[gclist] Whats the right algorithm for this case?

Charles Fiterman cef@geodesic.com
Fri, 31 Jan 1997 12:28:50 -0600

>The applications I work on are mainly language tools, which either
>have idle time (in which the GC can run) or are batch tools (so can
>run the GC any time). I wasn't discussing my applications, I was
>observing that there are certainly real-time applications which have
>no idle time. For instance, the switching software in a busy telephone
>exchange. For another instance, on-board software in almost any
>vehicular application.

Your language tools are obviously better off with something like
mark and sweep a copying collector. The advantage of mark and sweep
is the ability to call C functions and not worry about object motion.

That switching software is line limited not cpu limited. It is best
off with the kind of treadmill I described as it will always have
more than enough idle time even at its busiest. The vehicular 
application is mission critical it wont have a single storage allocation.
Everything will be stack, register or static.

>Some applications have real-time limits on GC pauses. Some
>applications get a lot of idle time. The two properties are
>orthogonal, as I said. The treadmill, as I understand it, addresses
>the first property (i.e. it can be used as a real-time GC algorithm).
>"Doing your GC in idle time" (an idea which I first came across in
>Wilson & Moher's opportunistic GC paper) addresses the second.

What I'm describing isn't just doing GC in idle time its doing anything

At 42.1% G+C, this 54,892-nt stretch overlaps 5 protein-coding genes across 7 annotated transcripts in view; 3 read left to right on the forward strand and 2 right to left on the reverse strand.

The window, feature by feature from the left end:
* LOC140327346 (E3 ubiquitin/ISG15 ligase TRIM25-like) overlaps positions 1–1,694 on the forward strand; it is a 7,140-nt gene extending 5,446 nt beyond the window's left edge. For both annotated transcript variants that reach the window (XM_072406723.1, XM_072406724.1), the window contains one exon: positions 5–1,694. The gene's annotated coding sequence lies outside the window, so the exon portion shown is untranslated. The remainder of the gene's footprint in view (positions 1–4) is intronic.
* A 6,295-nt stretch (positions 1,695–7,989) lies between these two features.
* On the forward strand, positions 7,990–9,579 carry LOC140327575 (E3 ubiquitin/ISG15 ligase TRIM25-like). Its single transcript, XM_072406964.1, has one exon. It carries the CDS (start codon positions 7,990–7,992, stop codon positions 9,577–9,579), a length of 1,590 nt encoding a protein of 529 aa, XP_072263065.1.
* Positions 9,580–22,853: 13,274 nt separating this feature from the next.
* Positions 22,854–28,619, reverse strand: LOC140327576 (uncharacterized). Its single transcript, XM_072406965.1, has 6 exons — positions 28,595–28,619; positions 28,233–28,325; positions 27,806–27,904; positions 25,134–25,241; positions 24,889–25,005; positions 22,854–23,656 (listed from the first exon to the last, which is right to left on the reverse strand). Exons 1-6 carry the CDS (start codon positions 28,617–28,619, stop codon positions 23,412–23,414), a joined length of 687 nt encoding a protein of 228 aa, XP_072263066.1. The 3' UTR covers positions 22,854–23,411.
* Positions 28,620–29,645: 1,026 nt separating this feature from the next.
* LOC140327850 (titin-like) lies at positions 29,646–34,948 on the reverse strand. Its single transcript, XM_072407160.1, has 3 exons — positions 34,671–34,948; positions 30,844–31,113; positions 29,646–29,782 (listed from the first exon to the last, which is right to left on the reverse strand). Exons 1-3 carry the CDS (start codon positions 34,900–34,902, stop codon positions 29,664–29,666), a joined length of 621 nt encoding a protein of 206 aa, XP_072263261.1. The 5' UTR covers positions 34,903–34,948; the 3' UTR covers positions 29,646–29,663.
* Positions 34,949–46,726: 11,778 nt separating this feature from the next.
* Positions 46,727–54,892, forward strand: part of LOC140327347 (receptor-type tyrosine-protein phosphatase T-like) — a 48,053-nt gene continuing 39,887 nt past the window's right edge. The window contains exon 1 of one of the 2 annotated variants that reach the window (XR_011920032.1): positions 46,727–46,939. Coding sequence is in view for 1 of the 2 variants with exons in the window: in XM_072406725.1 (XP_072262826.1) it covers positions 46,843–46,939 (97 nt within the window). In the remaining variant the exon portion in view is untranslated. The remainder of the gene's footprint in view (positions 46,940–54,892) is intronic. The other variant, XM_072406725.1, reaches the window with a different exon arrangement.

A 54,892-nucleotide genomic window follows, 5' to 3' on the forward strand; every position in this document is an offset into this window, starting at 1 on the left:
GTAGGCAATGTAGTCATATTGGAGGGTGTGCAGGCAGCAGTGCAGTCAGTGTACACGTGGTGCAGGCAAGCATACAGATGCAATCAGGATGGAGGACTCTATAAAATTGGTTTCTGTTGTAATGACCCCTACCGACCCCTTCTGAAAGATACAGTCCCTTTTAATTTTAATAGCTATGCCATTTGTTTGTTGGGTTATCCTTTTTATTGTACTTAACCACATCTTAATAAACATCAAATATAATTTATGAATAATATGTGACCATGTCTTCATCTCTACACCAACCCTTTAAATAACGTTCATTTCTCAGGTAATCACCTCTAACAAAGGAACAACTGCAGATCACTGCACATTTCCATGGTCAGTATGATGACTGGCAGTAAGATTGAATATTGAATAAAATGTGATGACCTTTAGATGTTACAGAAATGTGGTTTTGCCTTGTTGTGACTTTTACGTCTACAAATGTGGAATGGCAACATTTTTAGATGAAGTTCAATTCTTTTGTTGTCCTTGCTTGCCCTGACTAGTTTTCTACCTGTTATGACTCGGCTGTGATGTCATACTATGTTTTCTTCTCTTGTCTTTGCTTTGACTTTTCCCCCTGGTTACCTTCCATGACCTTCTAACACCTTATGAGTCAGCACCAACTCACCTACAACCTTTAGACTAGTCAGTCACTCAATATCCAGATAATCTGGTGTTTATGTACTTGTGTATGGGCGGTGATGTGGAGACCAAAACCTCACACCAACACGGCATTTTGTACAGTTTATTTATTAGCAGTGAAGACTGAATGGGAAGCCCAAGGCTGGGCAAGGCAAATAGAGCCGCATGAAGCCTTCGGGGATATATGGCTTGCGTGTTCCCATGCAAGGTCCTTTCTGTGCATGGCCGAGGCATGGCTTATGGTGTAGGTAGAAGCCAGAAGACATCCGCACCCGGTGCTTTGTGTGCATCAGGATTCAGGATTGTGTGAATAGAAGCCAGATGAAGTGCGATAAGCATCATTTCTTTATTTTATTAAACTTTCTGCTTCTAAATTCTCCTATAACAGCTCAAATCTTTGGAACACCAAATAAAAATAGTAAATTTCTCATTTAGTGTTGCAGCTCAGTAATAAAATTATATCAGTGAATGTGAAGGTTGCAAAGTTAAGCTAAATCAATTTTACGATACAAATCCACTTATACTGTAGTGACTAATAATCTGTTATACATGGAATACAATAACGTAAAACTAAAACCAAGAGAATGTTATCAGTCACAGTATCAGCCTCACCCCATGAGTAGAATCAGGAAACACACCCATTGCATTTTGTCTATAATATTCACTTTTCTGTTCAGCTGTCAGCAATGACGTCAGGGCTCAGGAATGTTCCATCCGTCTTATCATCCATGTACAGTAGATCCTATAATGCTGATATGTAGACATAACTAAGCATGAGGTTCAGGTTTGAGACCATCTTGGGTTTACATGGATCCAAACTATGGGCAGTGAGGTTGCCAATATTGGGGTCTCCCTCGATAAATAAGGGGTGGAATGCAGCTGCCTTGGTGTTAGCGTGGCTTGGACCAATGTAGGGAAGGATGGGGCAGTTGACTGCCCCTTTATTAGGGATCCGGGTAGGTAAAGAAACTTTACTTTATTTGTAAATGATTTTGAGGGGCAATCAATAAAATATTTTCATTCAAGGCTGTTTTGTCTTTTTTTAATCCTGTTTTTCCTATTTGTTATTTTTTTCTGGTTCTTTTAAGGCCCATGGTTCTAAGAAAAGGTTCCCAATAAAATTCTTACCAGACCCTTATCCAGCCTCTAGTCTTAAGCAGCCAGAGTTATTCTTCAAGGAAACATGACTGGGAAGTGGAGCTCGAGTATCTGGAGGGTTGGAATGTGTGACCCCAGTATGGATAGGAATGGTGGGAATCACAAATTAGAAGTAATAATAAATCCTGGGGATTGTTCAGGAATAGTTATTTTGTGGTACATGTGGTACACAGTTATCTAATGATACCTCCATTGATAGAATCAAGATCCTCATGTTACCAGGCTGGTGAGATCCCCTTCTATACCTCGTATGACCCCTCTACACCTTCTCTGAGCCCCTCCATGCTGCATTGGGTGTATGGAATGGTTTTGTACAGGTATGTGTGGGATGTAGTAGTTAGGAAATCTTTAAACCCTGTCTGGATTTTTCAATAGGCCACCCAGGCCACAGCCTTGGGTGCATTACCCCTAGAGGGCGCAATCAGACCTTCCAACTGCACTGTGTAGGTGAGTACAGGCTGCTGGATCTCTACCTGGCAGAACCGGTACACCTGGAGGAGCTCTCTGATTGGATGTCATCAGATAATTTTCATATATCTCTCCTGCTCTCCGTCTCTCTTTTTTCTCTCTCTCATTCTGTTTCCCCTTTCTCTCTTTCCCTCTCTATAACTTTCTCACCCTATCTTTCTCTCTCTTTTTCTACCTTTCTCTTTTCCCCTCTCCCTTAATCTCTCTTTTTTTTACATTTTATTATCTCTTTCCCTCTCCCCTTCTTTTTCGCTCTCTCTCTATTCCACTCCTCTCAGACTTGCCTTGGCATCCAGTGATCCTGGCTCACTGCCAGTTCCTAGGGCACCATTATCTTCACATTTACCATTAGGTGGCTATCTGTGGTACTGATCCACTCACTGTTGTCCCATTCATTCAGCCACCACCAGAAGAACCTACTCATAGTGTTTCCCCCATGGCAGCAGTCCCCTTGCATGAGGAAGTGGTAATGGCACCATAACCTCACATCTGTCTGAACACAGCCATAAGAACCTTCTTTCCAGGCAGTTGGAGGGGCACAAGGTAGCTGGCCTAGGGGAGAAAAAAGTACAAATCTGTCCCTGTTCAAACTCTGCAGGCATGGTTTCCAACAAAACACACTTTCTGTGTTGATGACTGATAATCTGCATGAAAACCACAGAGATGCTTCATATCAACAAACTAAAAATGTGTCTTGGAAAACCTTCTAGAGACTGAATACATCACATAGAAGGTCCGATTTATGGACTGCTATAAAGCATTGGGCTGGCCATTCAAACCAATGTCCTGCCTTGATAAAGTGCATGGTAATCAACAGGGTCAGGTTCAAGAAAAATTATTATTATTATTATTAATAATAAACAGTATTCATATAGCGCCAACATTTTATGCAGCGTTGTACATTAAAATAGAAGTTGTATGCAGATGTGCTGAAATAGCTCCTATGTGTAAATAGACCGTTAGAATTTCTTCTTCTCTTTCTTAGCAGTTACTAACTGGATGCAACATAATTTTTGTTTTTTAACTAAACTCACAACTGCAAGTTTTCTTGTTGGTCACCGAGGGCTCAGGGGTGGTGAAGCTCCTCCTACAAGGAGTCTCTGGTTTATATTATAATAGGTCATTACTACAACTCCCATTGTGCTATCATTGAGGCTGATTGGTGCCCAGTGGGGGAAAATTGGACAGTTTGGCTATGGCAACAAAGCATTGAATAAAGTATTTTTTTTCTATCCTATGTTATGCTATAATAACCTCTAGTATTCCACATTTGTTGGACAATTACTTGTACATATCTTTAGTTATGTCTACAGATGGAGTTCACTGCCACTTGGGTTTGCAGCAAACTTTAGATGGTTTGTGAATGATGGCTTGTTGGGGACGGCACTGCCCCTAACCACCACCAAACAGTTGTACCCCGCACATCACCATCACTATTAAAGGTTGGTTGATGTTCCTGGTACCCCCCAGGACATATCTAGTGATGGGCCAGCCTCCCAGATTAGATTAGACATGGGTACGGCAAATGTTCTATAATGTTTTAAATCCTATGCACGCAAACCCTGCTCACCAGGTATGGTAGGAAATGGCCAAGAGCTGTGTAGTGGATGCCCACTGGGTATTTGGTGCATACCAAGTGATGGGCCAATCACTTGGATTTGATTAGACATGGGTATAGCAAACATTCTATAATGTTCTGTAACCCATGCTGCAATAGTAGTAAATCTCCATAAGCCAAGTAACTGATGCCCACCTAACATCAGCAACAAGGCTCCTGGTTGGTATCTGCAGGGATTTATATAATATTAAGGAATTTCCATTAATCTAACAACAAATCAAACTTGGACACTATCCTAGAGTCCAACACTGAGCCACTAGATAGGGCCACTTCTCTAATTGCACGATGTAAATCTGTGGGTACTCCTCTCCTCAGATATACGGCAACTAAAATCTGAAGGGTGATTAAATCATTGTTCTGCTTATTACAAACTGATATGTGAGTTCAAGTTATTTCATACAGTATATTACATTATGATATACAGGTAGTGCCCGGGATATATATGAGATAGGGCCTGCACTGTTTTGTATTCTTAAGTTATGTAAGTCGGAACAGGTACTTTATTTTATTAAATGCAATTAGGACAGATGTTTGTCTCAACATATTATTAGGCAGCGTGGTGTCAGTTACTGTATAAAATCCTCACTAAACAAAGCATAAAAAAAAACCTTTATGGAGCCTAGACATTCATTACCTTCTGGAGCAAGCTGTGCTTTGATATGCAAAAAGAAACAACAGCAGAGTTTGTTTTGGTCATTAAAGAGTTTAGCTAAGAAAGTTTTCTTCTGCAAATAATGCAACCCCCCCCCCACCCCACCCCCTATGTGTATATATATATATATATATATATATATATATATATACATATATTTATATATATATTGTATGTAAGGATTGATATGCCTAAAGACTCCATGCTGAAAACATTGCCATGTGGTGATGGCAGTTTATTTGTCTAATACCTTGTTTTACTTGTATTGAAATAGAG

you can in idle time and using GC finalizers as the vehicle for that.
If your application can move work into idle time it will appear far
more interactive.

>Most interactive user applications aren't very real-time in my
>experience, and can manage with an incremental GC, rather than
>real-time GC. I don't care whether the GC pauses in my word-processor
>are 5ms or 50ms; I don't even care if one in a million pauses is a
>whole second. This shows that word-processing is not a real-time

Those application are better off with mark and sweep or copying 
collectors. For them treadmill is very expensive overkill. We have
a gcAttemptCollection(isIdle x); which takes the address of an
isIdle routine as a parm. At strategic points in the collection it
calls isIdle and if it gets a zero back aborts the collection trashing
its work. We find this is far more efficient than incremental collection
for the kind of application you describe. The worst case delay comes
in scanning a page which is filled with pointers and this is in the
millesecond range on a Sparc II and totally acceptable. It is very
rare for gcAttemptCollection to abort a collection and we've never seen 
it do so twice in a row in our sample programs.

Charles Fiterman		Geodesic Systems
414 North Orleans Suite 410	Phone 312 832 1221 x223
Chicago IL 60610-4418		FAX   312 832 1230

A computer language without garbage collection
  is like a city without garbage collection.